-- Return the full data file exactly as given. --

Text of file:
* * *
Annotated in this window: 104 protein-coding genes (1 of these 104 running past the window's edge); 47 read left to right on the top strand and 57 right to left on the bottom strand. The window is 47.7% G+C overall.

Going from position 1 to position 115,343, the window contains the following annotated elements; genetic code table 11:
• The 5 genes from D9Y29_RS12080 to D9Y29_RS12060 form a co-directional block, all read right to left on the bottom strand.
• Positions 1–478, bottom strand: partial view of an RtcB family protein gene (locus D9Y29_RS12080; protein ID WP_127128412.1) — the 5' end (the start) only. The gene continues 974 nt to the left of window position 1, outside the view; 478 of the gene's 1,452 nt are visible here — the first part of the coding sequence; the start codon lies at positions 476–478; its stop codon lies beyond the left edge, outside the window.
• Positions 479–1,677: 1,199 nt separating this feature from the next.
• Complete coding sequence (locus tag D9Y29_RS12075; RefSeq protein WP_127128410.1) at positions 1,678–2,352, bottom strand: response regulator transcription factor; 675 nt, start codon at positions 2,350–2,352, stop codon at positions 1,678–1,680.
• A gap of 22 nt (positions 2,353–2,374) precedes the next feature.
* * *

Annotated in this window: 104 protein-coding genes (1 of these 104 running past the window's edge); 47 read left to right on the top strand and 57 right to left on the bottom strand. The window is 47.7% G+C overall.

Going from position 1 to position 115,343, the window contains the following annotated elements; genetic code table 11:
• The 5 genes from D9Y29_RS12080 to D9Y29_RS12060 form a co-directional block, all read right to left on the bottom strand.
• Positions 1–478, bottom strand: partial view of an RtcB family protein gene (locus D9Y29_RS12080; protein ID WP_127128412.1) — the 5' end (the start) only. The gene continues 974 nt to the left of window position 1, outside the view; 478 of the gene's 1,452 nt are visible here — the first part of the coding sequence; the start codon lies at positions 476–478; its stop codon lies beyond the left edge, outside the window.
• Positions 479–1,677: 1,199 nt separating this feature from the next.
• Complete coding sequence (locus tag D9Y29_RS12075; RefSeq protein WP_127128410.1) at positions 1,678–2,352, bottom strand: response regulator transcription factor; 675 nt, start codon at positions 2,350–2,352, stop codon at positions 1,678–1,680.
• A gap of 22 nt (positions 2,353–2,374) precedes the next feature.